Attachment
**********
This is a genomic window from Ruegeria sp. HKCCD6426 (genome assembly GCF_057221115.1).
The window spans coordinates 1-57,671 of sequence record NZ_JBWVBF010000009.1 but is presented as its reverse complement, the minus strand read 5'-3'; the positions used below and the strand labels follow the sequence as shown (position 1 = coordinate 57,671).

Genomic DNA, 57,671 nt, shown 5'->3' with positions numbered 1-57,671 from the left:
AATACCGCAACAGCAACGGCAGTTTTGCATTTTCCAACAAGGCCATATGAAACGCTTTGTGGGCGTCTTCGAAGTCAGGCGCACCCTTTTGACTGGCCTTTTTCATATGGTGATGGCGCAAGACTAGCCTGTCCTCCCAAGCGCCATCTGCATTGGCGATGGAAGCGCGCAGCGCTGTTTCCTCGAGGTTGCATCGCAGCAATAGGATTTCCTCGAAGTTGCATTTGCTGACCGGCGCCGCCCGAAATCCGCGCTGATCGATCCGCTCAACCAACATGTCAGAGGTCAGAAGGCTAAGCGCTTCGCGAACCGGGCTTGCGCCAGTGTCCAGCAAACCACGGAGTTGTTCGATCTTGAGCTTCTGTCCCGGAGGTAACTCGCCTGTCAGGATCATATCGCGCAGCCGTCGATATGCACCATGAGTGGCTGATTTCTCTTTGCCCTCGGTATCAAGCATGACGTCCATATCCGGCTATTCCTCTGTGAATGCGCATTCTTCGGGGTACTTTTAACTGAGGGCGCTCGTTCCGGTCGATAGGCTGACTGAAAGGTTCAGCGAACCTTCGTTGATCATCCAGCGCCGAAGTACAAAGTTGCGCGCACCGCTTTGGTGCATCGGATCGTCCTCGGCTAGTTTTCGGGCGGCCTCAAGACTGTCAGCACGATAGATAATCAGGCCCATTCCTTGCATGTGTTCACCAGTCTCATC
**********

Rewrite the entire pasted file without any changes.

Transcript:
This is a genomic window from Ruegeria sp. HKCCD6426 (genome assembly GCF_057221115.1).
The window spans coordinates 1-57,671 of sequence record NZ_JBWVBF010000009.1 but is presented as its reverse complement, the minus strand read 5'-3'; the positions used below and the strand labels follow the sequence as shown (position 1 = coordinate 57,671).

Genomic DNA, 57,671 nt, shown 5'->3' with positions numbered 1-57,671 from the left:
AATACCGCAACAGCAACGGCAGTTTTGCATTTTCCAACAAGGCCATATGAAACGCTTTGTGGGCGTCTTCGAAGTCAGGCGCACCCTTTTGACTGGCCTTTTTCATATGGTGATGGCGCAAGACTAGCCTGTCCTCCCAAGCGCCATCTGCATTGGCGATGGAAGCGCGCAGCGCTGTTTCCTCGAGGTTGCATCGCAGCAATAGGATTTCCTCGAAGTTGCATTTGCTGACCGGCGCCGCCCGAAATCCGCGCTGATCGATCCGCTCAACCAACATGTCAGAGGTCAGAAGGCTAAGCGCTTCGCGAACCGGGCTTGCGCCAGTGTCCAGCAAACCACGGAGTTGTTCGATCTTGAGCTTCTGTCCCGGAGGTAACTCGCCTGTCAGGATCATATCGCGCAGCCGTCGATATGCACCATGAGTGGCTGATTTCTCTTTGCCCTCGGTATCAAGCATGACGTCCATATCCGGCTATTCCTCTGTGAATGCGCATTCTTCGGGGTACTTTTAACTGAGGGCGCTCGTTCCGGTCGATAGGCTGACTGAAAGGTTCAGCGAACCTTCGTTGATCATCCAGCGCCGAAGTACAAAGTTGCGCGCACCGCTTTGGTGCATCGGATCGTCCTCGGCTAGTTTTCGGGCGGCCTCAAGACTGTCAGCACGATAGATAATCAGGCCCATTCCTTGCATGTGTTCACCAGTCTCATC